And yet, the accident of birth order has had a profound effect on my children's lives, if only by happenstance of the very different sets of opportunities and advantages they received. When our oldest was little, her whims naturally dictated our family's interests. It was her idea to study violin, at age five. Her little sisters were swept along for the ride, but it's not clear to us that music would have become a central part of our family's life if not for her initial, almost capricious, request.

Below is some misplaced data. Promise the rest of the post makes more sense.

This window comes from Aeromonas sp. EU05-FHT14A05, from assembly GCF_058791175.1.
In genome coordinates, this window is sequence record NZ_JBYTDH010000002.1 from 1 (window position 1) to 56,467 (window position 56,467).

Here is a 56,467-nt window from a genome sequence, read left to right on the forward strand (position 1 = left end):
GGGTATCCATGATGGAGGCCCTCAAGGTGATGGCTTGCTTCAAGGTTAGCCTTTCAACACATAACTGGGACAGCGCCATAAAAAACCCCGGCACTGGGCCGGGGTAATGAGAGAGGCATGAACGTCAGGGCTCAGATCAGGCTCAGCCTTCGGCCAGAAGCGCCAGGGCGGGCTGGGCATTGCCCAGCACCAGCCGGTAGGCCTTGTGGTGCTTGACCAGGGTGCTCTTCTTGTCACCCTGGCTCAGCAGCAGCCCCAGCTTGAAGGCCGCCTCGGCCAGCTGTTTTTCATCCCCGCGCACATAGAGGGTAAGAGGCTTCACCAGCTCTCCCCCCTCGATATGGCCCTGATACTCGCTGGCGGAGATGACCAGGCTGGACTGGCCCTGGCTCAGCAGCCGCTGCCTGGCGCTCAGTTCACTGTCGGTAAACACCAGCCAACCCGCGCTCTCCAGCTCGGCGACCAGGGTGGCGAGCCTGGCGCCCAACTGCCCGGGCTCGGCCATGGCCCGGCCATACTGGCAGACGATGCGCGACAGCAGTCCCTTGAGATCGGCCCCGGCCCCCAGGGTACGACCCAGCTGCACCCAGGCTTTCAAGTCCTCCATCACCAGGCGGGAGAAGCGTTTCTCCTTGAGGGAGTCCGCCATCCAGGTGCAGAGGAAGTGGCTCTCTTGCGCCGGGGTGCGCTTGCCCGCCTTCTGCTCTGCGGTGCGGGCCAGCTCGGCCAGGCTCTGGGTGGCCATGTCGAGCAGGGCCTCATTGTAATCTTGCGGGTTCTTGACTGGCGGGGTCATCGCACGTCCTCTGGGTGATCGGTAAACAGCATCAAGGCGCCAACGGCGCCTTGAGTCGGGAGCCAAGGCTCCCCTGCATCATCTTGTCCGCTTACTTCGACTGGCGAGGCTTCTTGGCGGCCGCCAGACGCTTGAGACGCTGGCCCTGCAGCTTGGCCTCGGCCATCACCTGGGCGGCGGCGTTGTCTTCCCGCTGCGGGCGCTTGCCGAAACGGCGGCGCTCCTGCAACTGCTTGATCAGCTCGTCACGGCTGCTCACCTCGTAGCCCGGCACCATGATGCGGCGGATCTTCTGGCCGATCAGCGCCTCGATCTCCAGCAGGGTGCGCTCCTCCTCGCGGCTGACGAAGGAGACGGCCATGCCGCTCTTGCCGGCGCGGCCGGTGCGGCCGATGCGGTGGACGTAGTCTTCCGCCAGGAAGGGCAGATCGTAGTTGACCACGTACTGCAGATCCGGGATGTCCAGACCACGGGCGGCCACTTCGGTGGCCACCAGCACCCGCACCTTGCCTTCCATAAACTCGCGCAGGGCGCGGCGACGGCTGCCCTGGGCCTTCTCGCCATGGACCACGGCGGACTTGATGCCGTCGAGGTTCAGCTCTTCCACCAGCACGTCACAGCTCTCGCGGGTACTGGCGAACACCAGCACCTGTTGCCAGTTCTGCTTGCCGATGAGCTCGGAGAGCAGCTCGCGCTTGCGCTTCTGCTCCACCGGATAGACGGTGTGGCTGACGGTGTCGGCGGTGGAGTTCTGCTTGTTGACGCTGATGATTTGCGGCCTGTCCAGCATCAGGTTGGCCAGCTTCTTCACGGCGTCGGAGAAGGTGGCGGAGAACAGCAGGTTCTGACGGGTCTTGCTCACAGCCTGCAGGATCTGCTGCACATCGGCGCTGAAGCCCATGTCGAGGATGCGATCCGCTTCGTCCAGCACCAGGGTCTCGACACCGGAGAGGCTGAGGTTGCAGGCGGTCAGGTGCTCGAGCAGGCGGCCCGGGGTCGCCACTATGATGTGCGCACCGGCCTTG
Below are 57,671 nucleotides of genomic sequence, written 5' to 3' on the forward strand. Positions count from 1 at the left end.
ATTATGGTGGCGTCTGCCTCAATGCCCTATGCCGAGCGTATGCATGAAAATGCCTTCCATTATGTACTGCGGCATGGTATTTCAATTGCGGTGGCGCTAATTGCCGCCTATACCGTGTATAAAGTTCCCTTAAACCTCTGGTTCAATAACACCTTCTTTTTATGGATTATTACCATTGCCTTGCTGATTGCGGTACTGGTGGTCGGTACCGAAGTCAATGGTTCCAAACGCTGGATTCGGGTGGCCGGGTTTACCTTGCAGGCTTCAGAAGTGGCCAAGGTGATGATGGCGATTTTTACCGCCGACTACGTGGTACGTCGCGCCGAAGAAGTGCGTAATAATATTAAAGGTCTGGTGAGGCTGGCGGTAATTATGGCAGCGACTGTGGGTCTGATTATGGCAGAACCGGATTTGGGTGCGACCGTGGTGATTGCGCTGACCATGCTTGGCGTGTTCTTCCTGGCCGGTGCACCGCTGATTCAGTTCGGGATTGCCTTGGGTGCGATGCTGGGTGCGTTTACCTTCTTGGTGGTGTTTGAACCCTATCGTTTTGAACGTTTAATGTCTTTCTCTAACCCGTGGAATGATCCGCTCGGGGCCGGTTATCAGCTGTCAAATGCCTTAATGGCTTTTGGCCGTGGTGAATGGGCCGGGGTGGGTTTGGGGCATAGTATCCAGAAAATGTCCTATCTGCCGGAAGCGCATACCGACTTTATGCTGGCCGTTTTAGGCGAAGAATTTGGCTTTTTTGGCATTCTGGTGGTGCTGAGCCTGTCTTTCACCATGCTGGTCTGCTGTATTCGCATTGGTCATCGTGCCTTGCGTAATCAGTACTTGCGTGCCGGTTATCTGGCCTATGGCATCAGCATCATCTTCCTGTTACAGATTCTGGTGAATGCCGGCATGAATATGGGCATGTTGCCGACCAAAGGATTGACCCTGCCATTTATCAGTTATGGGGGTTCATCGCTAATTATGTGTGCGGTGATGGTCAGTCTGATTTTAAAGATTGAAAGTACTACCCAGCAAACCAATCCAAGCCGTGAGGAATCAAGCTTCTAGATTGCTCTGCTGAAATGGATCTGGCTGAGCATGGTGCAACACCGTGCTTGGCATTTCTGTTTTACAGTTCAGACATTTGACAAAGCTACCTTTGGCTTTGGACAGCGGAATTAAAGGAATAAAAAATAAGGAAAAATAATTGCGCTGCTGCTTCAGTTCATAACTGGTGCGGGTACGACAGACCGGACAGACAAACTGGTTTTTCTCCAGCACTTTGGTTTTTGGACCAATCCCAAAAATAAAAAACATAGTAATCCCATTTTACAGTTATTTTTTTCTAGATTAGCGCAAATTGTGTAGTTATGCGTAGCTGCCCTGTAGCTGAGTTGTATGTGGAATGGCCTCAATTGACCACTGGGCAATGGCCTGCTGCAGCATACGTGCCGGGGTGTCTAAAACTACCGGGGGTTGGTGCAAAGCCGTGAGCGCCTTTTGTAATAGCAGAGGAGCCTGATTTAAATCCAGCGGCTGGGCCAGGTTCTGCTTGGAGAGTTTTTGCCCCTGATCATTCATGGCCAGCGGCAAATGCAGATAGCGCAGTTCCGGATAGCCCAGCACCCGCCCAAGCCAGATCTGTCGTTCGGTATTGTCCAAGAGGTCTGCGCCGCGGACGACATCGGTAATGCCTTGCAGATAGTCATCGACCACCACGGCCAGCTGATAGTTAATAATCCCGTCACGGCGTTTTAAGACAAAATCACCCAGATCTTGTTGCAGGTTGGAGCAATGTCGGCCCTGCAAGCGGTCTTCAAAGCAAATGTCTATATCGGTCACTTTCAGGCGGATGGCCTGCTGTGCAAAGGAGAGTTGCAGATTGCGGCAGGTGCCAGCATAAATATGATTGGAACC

What if her initial impulse had been to study dance, or horseback riding? This spring, her little sister, our third daughter will graduate with a conservatory degree in violin performance. If Number Three had been born first, likely she would not have been introduced to music so naturally, and at such a young age. Would she even be a musician? As a small girl, my my violinist-daughter demonstrated considerable talent for physical coordination and excelled in gymnastics, figure skating, diving, and capoeira. If she'd been born first, our family's energies would probably have been channeled differently. Now my oldest (who abandoned violin at sixteen) is deeply and professionally involved in aerial theater, a discipline she came to relatively late. Imagine the career advantages she'd have today, had she been born third in family whose extracurricular energies were devoted primarily to gymnastics, rather than music.